Invoice Bazaar Blog

What are the risks you may have to encounter as an entrepreneur?

By Invoice Bazaar | November 16, 2021

As an entrepreneur, you should be a risk-taker by nature, as your journey to success will be fraught with risks and unexpected failures. For instance, you may face threats because of failing to identify the right product or connect with the best market segment, lack of funds, or inadequate cash flows. Similarly, there might be challenges associated with relying on inefficient growth channels, your inability to launch the product appropriately, or your reposed trust in the wrong executive. Threats may also emanate from incompatible marketing strategies or because of changes in government policies or due to fluctuations in forex rates, or insufficient information regarding your potential competitors, customers, or partners. 

However, all the risks mentioned above are just the tip of the iceberg, as troubles can arrive from any angle or direction that is left unguarded. Generally, an entrepreneur’s risks can be broadly categorized into five types: market risks, product risks, competition risks, technology risks, and financial risks. Market risks get triggered because of sudden or unpredictable changes in market trends beyond the entrepreneur’s control. Product risks may be due to a significant surge in input costs or the price of raw materials or due to errors in product design or service delivery, which may result in excessive returns or lead to defective products or services.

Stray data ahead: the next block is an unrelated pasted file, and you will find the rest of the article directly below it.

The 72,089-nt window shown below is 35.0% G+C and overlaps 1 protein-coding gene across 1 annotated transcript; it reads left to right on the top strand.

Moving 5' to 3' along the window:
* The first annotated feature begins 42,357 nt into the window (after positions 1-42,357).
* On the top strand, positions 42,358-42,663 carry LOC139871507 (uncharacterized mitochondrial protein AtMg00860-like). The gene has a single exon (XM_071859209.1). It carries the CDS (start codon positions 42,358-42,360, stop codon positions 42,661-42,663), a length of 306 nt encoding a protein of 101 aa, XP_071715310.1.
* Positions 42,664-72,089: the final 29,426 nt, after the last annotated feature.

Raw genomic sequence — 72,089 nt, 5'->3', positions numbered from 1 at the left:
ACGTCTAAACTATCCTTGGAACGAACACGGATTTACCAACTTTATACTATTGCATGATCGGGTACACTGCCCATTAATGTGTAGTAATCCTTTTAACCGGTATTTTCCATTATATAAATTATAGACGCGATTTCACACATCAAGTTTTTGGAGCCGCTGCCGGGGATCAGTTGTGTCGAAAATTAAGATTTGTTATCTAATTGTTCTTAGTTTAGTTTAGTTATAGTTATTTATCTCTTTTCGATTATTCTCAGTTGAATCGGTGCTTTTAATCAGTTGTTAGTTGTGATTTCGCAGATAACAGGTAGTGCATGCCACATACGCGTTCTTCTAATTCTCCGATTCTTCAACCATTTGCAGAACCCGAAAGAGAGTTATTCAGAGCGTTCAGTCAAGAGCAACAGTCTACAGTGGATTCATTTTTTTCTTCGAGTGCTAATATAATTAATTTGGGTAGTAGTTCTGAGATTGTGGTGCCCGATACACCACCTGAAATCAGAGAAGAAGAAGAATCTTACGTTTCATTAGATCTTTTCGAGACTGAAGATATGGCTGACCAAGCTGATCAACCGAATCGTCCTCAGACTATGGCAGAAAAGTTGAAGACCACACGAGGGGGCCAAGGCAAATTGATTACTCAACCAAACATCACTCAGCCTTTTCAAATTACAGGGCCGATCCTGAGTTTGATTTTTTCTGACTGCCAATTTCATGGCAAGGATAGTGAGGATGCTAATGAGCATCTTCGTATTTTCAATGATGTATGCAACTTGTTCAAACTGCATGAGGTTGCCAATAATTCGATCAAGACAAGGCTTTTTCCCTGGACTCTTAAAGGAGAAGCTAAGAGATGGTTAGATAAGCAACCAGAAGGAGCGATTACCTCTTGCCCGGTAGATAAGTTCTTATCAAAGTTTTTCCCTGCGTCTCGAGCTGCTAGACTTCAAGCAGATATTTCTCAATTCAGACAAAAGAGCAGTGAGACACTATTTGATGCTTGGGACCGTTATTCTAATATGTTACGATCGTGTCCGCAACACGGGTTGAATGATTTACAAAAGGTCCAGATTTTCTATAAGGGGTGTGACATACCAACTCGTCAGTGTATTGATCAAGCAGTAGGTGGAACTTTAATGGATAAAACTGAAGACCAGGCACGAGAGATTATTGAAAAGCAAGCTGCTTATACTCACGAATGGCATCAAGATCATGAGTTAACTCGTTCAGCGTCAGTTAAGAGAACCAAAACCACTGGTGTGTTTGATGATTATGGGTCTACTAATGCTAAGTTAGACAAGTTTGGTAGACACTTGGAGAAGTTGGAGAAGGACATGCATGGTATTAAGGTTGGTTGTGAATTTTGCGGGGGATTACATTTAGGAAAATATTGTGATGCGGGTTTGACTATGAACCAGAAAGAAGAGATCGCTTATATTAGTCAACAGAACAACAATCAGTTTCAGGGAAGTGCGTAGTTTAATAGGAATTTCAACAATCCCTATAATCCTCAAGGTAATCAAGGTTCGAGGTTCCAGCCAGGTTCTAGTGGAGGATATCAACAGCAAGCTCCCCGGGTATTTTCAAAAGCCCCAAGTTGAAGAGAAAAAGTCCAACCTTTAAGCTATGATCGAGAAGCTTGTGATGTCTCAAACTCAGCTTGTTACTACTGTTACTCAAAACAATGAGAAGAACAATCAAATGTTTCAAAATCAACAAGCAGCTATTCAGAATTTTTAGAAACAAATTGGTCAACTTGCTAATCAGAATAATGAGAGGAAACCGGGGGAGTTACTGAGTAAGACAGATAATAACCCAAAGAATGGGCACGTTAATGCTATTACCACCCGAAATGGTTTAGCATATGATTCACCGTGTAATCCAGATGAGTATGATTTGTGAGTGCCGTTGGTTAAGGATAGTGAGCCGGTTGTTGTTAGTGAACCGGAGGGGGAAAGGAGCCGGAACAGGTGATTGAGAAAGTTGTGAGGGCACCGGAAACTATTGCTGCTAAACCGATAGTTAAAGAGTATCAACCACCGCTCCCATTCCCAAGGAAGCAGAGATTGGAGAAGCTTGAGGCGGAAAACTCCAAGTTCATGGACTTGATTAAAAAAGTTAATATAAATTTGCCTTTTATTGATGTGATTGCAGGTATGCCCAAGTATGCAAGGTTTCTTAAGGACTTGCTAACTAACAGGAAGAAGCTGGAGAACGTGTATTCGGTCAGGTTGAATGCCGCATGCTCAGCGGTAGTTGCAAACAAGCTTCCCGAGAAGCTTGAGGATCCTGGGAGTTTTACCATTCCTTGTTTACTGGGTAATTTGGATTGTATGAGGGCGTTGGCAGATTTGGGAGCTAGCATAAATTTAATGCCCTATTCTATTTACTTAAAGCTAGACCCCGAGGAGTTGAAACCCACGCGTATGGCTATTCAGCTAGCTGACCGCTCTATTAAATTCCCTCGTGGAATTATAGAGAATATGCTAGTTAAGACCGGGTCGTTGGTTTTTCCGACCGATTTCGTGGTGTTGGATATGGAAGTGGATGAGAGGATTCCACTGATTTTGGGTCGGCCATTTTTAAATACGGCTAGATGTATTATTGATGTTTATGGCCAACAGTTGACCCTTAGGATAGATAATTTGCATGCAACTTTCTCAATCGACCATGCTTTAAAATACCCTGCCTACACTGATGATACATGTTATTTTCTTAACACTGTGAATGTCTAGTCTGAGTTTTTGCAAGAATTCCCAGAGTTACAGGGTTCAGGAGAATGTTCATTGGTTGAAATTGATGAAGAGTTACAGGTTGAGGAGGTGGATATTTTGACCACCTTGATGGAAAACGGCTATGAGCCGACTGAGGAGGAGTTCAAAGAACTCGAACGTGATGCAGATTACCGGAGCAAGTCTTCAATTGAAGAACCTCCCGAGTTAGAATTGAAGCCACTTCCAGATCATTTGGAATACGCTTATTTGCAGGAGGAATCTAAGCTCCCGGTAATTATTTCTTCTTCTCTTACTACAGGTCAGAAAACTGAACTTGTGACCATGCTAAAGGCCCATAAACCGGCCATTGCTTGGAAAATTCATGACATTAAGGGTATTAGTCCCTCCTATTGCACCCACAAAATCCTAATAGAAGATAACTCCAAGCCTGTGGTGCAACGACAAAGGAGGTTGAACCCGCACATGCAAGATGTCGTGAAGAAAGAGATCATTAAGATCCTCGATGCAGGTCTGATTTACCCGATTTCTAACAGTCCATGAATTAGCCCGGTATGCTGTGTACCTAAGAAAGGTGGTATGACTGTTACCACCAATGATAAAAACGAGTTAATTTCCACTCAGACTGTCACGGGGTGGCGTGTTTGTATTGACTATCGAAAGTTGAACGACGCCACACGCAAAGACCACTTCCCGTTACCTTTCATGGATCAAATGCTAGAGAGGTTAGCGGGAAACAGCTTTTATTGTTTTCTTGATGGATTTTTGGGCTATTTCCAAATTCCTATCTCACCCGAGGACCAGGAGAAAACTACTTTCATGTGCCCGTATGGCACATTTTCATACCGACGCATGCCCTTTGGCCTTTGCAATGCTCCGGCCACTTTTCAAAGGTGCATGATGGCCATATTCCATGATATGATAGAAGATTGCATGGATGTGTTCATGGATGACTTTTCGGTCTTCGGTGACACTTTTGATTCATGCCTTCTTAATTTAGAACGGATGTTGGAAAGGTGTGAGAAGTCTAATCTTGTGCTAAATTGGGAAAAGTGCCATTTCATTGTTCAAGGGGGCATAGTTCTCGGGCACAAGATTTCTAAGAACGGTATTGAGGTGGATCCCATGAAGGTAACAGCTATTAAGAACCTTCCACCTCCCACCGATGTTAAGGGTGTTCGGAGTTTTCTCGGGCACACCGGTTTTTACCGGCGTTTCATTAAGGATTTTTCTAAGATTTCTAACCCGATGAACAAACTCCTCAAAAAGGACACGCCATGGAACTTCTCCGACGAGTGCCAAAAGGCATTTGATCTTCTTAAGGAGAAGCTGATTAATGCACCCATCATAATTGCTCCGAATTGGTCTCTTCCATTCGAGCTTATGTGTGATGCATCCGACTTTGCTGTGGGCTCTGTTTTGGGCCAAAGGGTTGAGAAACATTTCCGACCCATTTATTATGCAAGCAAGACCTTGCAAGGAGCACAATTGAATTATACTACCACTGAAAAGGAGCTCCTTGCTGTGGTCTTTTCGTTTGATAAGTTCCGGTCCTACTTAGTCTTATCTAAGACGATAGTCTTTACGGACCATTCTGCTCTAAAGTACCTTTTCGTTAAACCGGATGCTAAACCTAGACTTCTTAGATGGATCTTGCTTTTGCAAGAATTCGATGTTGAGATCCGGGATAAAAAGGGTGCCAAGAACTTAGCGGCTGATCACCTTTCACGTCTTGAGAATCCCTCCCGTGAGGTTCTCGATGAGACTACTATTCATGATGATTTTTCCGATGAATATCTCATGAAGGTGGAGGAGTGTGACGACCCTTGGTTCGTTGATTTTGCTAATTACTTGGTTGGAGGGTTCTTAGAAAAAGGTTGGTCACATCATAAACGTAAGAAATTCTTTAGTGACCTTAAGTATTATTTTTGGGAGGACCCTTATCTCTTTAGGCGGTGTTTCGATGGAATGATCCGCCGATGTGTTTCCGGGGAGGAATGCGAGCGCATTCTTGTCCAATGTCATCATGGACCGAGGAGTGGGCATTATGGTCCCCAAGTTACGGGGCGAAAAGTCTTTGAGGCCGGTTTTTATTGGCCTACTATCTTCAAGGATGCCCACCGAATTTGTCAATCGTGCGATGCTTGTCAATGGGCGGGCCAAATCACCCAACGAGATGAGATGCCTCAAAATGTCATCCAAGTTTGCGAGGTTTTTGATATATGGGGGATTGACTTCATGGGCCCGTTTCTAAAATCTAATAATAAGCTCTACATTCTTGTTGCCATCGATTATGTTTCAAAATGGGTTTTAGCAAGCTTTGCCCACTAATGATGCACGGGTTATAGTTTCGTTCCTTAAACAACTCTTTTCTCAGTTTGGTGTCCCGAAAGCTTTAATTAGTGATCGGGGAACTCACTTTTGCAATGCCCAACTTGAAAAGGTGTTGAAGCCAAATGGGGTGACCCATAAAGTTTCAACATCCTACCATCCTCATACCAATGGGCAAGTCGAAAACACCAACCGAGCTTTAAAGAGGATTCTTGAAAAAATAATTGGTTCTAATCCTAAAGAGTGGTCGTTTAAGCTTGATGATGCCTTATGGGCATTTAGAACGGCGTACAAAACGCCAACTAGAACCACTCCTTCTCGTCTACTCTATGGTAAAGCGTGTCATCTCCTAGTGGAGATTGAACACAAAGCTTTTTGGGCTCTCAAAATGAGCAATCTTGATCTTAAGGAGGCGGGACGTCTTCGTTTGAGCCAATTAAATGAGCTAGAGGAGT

Meanwhile, competition risks result from direct or indirect competition that can inflict a severe blow or negative impact on your business enterprise, drastically affecting the bottom line. Technology risks include cybersecurity threats or those leading to operational failures despite having invested heavily in new systems and processes. The financial risks of a business owner will stem entirely from cash flow issues and will have to be handled with sound accounting and working capital management. So, you will have to prepare a proper financial plan depicting income projections, cashflows, break-even points, and expected returns or operational profits. If you fail to plan and calculate all these accurately, you may face substantial financial risks that can even make you bankrupt.